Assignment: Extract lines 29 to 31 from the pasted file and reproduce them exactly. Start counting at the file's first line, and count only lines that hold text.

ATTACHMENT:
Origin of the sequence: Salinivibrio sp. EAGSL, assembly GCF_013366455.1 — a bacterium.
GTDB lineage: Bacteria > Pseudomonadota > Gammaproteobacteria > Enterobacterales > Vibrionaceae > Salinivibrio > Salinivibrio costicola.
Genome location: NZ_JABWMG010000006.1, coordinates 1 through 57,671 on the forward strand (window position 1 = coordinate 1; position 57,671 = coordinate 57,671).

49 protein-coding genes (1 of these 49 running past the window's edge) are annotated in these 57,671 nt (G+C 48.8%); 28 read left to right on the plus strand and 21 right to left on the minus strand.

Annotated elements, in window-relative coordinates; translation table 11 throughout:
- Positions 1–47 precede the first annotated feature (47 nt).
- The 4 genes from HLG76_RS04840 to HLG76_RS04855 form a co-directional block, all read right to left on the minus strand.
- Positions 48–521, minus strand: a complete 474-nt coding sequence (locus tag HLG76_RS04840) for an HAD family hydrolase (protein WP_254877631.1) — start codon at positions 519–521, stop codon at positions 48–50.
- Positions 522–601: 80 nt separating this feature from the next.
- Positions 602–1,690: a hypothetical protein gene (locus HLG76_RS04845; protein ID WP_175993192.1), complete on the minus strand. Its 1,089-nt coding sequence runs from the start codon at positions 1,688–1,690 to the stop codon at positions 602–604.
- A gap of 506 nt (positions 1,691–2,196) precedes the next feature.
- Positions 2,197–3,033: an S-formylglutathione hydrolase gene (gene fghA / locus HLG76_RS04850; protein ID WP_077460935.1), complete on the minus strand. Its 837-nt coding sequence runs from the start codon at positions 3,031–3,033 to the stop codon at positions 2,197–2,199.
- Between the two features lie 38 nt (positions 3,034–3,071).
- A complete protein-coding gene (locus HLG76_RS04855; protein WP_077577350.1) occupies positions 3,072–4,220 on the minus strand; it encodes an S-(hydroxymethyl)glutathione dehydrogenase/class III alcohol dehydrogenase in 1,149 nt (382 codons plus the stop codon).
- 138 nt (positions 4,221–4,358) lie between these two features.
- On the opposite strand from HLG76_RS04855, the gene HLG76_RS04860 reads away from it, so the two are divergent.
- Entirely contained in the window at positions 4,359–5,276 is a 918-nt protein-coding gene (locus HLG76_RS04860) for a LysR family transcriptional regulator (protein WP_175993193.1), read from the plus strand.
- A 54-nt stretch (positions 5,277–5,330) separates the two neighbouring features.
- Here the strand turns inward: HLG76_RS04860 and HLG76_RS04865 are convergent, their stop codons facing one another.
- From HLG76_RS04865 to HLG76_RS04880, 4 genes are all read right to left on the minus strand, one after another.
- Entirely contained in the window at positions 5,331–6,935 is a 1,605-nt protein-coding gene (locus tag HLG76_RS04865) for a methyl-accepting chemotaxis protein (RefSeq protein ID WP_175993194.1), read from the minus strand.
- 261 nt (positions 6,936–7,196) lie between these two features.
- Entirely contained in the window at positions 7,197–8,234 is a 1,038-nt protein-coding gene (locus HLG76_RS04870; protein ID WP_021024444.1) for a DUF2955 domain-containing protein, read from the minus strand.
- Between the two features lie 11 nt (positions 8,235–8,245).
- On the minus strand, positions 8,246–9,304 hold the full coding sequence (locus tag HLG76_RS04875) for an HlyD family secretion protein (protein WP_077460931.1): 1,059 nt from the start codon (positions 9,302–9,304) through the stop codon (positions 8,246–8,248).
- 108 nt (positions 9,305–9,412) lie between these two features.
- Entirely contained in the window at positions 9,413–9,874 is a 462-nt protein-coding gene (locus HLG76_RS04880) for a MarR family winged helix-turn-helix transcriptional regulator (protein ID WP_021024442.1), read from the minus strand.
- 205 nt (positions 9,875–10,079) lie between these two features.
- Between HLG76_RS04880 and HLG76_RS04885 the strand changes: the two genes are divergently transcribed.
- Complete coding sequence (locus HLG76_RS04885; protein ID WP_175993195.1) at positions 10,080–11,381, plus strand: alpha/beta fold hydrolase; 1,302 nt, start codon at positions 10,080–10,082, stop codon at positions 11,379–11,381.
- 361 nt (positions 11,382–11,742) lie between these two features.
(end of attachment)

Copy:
- Between HLG76_RS04880 and HLG76_RS04885 the strand changes: the two genes are divergently transcribed.
- Complete coding sequence (locus HLG76_RS04885; protein ID WP_175993195.1) at positions 10,080–11,381, plus strand: alpha/beta fold hydrolase; 1,302 nt, start codon at positions 10,080–10,082, stop codon at positions 11,379–11,381.
- 361 nt (positions 11,382–11,742) lie between these two features.